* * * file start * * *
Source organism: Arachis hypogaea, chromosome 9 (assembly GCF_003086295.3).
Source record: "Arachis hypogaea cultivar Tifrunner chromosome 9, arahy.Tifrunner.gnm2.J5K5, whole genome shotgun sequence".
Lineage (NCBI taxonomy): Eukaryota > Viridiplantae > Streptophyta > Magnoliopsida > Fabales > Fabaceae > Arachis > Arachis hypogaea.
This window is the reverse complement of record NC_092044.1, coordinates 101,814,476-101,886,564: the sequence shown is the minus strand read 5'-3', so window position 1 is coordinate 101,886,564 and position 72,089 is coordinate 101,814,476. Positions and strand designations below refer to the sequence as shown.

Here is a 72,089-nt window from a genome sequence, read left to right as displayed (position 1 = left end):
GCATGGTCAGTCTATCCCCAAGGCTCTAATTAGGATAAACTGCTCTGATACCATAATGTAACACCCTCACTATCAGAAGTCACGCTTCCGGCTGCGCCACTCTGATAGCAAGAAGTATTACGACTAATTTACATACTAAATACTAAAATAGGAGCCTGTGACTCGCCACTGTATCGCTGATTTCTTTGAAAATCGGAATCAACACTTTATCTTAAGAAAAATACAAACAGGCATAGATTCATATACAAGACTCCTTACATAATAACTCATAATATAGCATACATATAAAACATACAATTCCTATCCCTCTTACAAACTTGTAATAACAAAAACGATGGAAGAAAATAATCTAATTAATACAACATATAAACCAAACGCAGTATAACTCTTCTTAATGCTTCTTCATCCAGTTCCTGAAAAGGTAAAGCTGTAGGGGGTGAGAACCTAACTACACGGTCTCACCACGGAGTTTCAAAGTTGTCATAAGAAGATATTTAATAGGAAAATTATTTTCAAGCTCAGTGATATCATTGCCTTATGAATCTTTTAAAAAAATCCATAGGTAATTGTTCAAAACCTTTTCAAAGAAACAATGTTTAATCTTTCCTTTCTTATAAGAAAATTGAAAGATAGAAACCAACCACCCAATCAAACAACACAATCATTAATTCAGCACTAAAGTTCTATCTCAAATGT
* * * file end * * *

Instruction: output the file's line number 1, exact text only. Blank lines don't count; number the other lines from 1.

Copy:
Source organism: Arachis hypogaea, chromosome 9 (assembly GCF_003086295.3).